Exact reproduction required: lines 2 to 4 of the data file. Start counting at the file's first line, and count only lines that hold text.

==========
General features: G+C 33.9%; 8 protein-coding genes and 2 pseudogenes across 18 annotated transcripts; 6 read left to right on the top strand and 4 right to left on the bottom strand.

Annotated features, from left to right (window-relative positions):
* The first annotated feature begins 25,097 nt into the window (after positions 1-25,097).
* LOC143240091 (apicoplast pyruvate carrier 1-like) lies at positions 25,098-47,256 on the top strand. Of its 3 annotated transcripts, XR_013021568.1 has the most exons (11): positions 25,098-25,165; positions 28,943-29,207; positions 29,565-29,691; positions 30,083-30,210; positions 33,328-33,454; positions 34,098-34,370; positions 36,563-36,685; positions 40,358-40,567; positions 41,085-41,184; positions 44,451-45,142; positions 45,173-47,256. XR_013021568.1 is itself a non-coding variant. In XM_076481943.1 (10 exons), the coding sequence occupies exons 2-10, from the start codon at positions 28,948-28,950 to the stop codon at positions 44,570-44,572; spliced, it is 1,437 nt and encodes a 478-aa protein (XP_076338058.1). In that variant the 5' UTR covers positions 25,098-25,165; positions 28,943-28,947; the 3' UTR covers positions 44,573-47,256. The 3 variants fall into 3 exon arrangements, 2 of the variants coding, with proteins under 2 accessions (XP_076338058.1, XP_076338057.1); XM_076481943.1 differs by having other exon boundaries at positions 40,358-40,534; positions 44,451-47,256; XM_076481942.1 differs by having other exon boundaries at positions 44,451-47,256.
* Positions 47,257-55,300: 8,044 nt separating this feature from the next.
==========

Annotated features, from left to right (window-relative positions):
* The first annotated feature begins 25,097 nt into the window (after positions 1-25,097).
* LOC143240091 (apicoplast pyruvate carrier 1-like) lies at positions 25,098-47,256 on the top strand. Of its 3 annotated transcripts, XR_013021568.1 has the most exons (11): positions 25,098-25,165; positions 28,943-29,207; positions 29,565-29,691; positions 30,083-30,210; positions 33,328-33,454; positions 34,098-34,370; positions 36,563-36,685; positions 40,358-40,567; positions 41,085-41,184; positions 44,451-45,142; positions 45,173-47,256. XR_013021568.1 is itself a non-coding variant. In XM_076481943.1 (10 exons), the coding sequence occupies exons 2-10, from the start codon at positions 28,948-28,950 to the stop codon at positions 44,570-44,572; spliced, it is 1,437 nt and encodes a 478-aa protein (XP_076338058.1). In that variant the 5' UTR covers positions 25,098-25,165; positions 28,943-28,947; the 3' UTR covers positions 44,573-47,256. The 3 variants fall into 3 exon arrangements, 2 of the variants coding, with proteins under 2 accessions (XP_076338058.1, XP_076338057.1); XM_076481943.1 differs by having other exon boundaries at positions 40,358-40,534; positions 44,451-47,256; XM_076481942.1 differs by having other exon boundaries at positions 44,451-47,256.